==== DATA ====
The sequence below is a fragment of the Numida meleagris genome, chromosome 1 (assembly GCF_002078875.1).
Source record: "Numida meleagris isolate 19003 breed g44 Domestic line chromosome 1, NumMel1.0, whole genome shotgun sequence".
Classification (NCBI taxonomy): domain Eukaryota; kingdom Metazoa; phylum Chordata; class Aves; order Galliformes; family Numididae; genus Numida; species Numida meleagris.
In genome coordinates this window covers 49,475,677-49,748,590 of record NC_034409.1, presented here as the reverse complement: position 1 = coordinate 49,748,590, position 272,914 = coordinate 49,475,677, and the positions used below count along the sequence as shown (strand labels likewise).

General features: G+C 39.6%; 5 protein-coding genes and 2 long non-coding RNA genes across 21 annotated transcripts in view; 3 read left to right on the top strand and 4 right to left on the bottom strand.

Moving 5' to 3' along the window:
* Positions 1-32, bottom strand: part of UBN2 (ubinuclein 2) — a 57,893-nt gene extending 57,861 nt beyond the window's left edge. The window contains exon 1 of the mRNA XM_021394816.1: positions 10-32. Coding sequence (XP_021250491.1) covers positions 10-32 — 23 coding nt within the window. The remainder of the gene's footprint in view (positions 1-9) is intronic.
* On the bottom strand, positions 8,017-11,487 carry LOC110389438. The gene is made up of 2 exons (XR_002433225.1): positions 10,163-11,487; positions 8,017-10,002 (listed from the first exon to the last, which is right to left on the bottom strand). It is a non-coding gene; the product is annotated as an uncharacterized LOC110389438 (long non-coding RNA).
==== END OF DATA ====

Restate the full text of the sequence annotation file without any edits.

The sequence below is a fragment of the Numida meleagris genome, chromosome 1 (assembly GCF_002078875.1).
Source record: "Numida meleagris isolate 19003 breed g44 Domestic line chromosome 1, NumMel1.0, whole genome shotgun sequence".
Classification (NCBI taxonomy): domain Eukaryota; kingdom Metazoa; phylum Chordata; class Aves; order Galliformes; family Numididae; genus Numida; species Numida meleagris.
In genome coordinates this window covers 49,475,677-49,748,590 of record NC_034409.1, presented here as the reverse complement: position 1 = coordinate 49,748,590, position 272,914 = coordinate 49,475,677, and the positions used below count along the sequence as shown (strand labels likewise).

General features: G+C 39.6%; 5 protein-coding genes and 2 long non-coding RNA genes across 21 annotated transcripts in view; 3 read left to right on the top strand and 4 right to left on the bottom strand.

Moving 5' to 3' along the window:
* Positions 1-32, bottom strand: part of UBN2 (ubinuclein 2) — a 57,893-nt gene extending 57,861 nt beyond the window's left edge. The window contains exon 1 of the mRNA XM_021394816.1: positions 10-32. Coding sequence (XP_021250491.1) covers positions 10-32 — 23 coding nt within the window. The remainder of the gene's footprint in view (positions 1-9) is intronic.
* On the bottom strand, positions 8,017-11,487 carry LOC110389438. The gene is made up of 2 exons (XR_002433225.1): positions 10,163-11,487; positions 8,017-10,002 (listed from the first exon to the last, which is right to left on the bottom strand). It is a non-coding gene; the product is annotated as an uncharacterized LOC110389438 (long non-coding RNA).